Plaintiff argues that prepayment of the 10% was a violation of the contract between Epstein and the board of education, and that, under the following cases, the provision for the retention of 10% is as much for the benefit of plaintiff surety as for the protection of the board of education. Ft. Worth Independent School District v. Aetna Casualty & Surety Co. , 48 F.2d 1, 77 A.L.R. 222 (5 Cir. , 1931); Jersey City Water Supply Co. v. Metropolitan Construction Co. , 76 N.J.L. 419 (Sup. Ct. 1908). It argues further that the moneys held by the board of education constituted a trust, and that plaintiff had an equitable interest in the fund, citing National Surety Corporation v. Barth , 11 N.J. 506 (1953) and Bankers Title & Abstract Co. v. Ferber Co. , 15 N.J. 433 (1954). It urges the right of exoneration or indemnification by the board.
[37 NJSuper Page 289]
Plaintiff argues further that the actual date of acceptance as required by N.J.S. 2 A:44-145 before action may be brought against the surety, is immaterial in this case since the money was disbursed within a few days after November 17, 1953, the earliest possible date of acceptance, and the disbursement was in violation of the contract which required that the 10% be held for 60 days.
Defendant urges that the acceptance required by N.J.S. 2 A:44-145 was made on November 17, 1953 and since no claim was made against plaintiff within 80 days, as required by that section, plaintiff had a perfect defense to Graybar's claim.
The legislative purpose of N.J.S. 2 A:44-145 was to protect the rights of the public body "by requiring that no step shall be taken by materialmen or laborers, looking to the enforcement against the surety of their claims * * * until after the building or improvement has been accepted by such public agency." Thus the claims of materialmen and laborers are not paid by the surety without regard to the rights of the public body. Franklin Lumber Co. v. Globe Indemnity Co. , 102 N.J.L. 9, at pages 12, 13 (Sup. Ct. 1925); affirmed 102 N.J.L. 715 (E. & A. 1926).
Without doubt, the "acceptance" used in the contract and specifications here under consideration means the date of acceptance used in the statute, N.J.S. 2 A:44-145, and were that date material, it would have to be determined in accordance with the statute and the cases construing it. Paul H. Jaehnig, Inc., v. Standard Accident Insurance Co. , 18 N.J. Super. 536, at page 540 (Cty. Ct. 1952), cases collected.
This court concludes that the defendant is not liable to the plaintiff, what ever the date of final acceptance, and it therefore becomes unnecessary to determine the date of final acceptance.
Plaintiff would be entitled to exoneration if any funds were left in the hands of the defendant board of education. Unfortunately, there are no funds left. In the case of Stulz-Sickles Co. v. Fredburn Construction Corporation ,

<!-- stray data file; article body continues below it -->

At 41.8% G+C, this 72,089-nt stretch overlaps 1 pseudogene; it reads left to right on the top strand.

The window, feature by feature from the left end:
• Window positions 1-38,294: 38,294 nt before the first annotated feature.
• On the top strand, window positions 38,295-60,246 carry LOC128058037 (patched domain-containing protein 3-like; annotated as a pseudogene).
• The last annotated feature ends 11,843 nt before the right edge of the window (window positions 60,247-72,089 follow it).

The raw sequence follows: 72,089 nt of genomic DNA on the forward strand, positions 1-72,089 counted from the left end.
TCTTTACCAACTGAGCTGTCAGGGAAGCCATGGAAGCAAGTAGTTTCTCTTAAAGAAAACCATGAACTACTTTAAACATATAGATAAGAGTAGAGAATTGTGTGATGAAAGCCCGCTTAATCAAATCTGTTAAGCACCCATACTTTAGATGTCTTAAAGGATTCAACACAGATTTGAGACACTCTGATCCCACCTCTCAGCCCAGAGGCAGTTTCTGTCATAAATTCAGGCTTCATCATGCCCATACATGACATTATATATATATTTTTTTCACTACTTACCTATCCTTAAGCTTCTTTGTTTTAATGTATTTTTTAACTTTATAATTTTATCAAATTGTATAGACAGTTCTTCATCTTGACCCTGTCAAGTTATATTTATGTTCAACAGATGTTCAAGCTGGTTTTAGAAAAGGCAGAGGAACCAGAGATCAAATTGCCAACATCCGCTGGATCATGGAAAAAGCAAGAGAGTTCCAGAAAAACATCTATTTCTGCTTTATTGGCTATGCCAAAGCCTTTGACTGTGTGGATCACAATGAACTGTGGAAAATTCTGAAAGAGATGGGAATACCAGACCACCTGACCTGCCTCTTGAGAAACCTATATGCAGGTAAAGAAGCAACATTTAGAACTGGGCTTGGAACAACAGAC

[37 NJSuper Page 290]
114 N.J. Eq. 475, at page 477 (Ch. 1933), Vice-Chancellor Berry stated:
"The right of exoneration is merely a right to have the fund applied to the payment of the guaranteed claims. [Citing cases.] Admittedly the surety is entitled to exoneration and the fund is clearly charged with an equity in favor of the surety to the extent that it be applied to the payment of the laborers, materialmen, and subcontractors." (Italics by this court.)
The Stulz-Sickles case is authority for the proposition that unpaid funds "in the hands of a municipality, representing the balance of the contract price of a public improvement, where the contractor was in default, constituted a trust fund for the benefit of all parties."
Unpaid portions of public funds for a housing project were held to be trust funds in National Surety Corporation v. Barth, supra , and unpaid portions of the price of a contract for constructing a shopping center were disposed of among various claimants in an interpleader action in Bankers Title & Abstract Co. v. Ferber Co., supra.
Plaintiff may proceed against the funds paid to Epstein since, by virtue of N.J.S. 2 A:44-148, the money paid him constitutes a trust fund. Epstein may be guilty of a violation of N.J.S. 2 A:102-12, making it a misdemeanor to use the money received for a purpose other than the payment of claims for materials, labor and other charges.
Neither will subrogation avail anything for the plaintiff. For the plaintiff would step into the shoes of Epstein and may recover only if Epstein could. Standard Accident Insurance Co. v. Pellecchia , 15 N.J. 162, at page 172 (1954). See also Guise v. John C. Guise, Inc. , 112 N.J. Eq. 11 (Ch. 1932). Epstein was a party to the alleged breach of the contract, and Epstein has no right of action against the board. In any event, Epstein and Graybar could recover only to the extent of any balance in the hands of the public agency. See N.J.S. 2 A:44-128, the last paragraph of which section reads as follows:
[37 NJSuper Page 291]
"No public agency shall be required to pay a greater amount than the contract price of the labor performed and materials furnished or the value thereof when no specific contract is made with respect to the same by the contractor or subcontractor, respectively."
The plaintiff relies strongly upon the case of Ft. Worth Independent School District v. Aetna Casualty & Surety Co., supra , a case in which a surety brought suit against a school district for its wrongful release of funds to the surety's principal. The court in holding for the surety said, 48 F.2d , at page 4:
"It is well settled that a stipulation in a building contract that a percentage of the price shall be retained until the final completion and acceptance of the work, is as much for the benefit of the surety as for the protection of the owner, and a failure to comply therewith releases the former in so far as the rights of the latter are concerned."
Plaintiff also cites National Surety Co. v. County Board of Education , 15 F.2d , 993 (4 Cir. , 1926), and Jersey City Water Supply Co. v. Metropolitan Construction Co., supra , and Meyer v. Standard Accident Insurance Co. , 114 N.J.L. 483 (E. & A. 1934), as authority to the same effect.